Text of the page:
A moratorium on the building of shared campus schools in North Lanarkshire has been lifted, following discussions between the council and the Catholic Church's Motherwell diocese - but the potential for conflict remains.
Proposals by the council to situate a denominational and non-denominational primary on the same campus in Airdrie have not yet won the backing of the diocese. It wants to discuss other "viable options", rather than give an automatic green light to the replacement of Alexandra Primary and Rochsolloch Primary on a shared campus.
The moratorium on shared campus arrangements was put in place in 2004, which meant that the consultation on plans for a shared campus for the two primaries was put on hold. It was lifted following the publication of a final evaluation report on shared campus schools in North Lanarkshire, produced by Dan Sweeney, a former senior official in the council's education department.
The report largely endorsed the shared campus model and found that, in particular, "the autonomy of the individual schools, including ethos and educational principles, has been maintained, and the implementation of the Catholic Education Commission Charter has not been affected".
Both the council and the diocese of Motherwell accepted that the partnership between the adjoining schools had been beneficial and the management of shared facilities had been satisfactory. Nevertheless, the diocese wants pupil roll to be the main criterion for deciding whether a shared campus arrangement is appropriate and argues that larger schools should be free-standing.
The council wants a broader perspective to be adopted, taking into account funding availability, best-value considerations, site availability, the condition and size of schools in the vicinity and "the potential for rationalising services into multi-functional campuses".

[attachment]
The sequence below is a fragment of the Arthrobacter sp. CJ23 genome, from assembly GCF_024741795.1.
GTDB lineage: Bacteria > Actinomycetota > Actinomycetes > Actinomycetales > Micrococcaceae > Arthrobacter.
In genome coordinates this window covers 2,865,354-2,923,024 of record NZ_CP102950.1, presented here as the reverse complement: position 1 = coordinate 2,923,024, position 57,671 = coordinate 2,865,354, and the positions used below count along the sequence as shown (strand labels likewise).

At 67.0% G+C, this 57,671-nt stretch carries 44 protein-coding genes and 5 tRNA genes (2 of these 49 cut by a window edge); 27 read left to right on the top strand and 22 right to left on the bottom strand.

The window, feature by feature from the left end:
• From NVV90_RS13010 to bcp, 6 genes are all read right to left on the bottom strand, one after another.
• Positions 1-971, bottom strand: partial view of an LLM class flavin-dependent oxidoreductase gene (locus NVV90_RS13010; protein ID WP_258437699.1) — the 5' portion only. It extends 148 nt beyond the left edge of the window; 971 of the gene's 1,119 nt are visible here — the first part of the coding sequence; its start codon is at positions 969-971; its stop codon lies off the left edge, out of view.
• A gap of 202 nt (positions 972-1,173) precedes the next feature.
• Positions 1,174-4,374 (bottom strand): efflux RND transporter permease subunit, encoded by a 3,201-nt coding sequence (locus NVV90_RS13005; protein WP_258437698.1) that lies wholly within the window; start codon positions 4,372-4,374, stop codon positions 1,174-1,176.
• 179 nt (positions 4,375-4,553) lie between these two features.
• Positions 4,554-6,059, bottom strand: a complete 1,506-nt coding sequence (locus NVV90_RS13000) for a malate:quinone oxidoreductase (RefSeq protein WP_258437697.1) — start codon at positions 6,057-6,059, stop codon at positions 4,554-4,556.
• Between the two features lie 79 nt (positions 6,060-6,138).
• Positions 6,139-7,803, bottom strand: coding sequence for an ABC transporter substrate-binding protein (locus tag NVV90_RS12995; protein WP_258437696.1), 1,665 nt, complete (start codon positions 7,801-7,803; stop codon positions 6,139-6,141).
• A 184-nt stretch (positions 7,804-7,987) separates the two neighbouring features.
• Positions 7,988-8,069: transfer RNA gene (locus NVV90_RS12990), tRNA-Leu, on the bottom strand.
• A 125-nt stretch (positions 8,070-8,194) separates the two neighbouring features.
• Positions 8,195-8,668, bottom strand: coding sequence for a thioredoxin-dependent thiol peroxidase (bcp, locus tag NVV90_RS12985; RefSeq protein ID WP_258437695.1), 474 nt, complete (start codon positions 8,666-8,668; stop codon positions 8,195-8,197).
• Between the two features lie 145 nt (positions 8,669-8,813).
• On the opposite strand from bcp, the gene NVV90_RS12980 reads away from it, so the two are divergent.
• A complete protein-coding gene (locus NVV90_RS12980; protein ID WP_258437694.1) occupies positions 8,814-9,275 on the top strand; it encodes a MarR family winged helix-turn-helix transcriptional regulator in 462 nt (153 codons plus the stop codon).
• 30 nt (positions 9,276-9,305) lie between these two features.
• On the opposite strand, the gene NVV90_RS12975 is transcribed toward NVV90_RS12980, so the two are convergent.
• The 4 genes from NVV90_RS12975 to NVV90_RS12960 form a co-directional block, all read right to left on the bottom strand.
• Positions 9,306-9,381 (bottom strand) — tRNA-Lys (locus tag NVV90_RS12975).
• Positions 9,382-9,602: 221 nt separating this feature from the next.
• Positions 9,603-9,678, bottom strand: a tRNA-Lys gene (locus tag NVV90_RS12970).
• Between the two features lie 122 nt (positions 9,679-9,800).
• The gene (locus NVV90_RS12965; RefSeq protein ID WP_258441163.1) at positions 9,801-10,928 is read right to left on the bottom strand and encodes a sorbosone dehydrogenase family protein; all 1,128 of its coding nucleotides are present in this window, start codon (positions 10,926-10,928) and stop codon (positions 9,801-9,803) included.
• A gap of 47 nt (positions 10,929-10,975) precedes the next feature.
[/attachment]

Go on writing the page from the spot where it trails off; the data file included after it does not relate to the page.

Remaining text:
Michael McGrath, director of the Scottish Catholic Education Service, said: "The diocese has recognised that a number of developments have taken place which have been positive. But the lifting of the moratorium is not the same as the diocese agreeing to any future proposals."
Mr Sweeney's report revealed that the main criticisms of shared campus schools from pupils, teachers and parents focused not on denominational issues but on aspects of their design - such as the limited range of break-out spaces, cramped dining halls, semi-open plan classrooms and traffic congestion in certain areas at busy periods.
The report stated: "Inadequate provision of general-purpose areas, rather than the presence of another school on the campus, was associated with a lack of flexibility and spontaneity in teaching and learning."
Headteachers reported that their management role in a shared campus context was more complex than in a single school. Nevertheless, relationships between staff and pupils of shared campus schools appeared for the most part to be positive. "Issues of a denominational nature (were) rare," the report added.
Among its recommendations were that headteachers should work together to create a "shared vision" for joint campuses, that there should be cross-campus meetings of senior staff, that headteachers should be better supported and that improvements should be made in the design of the schools.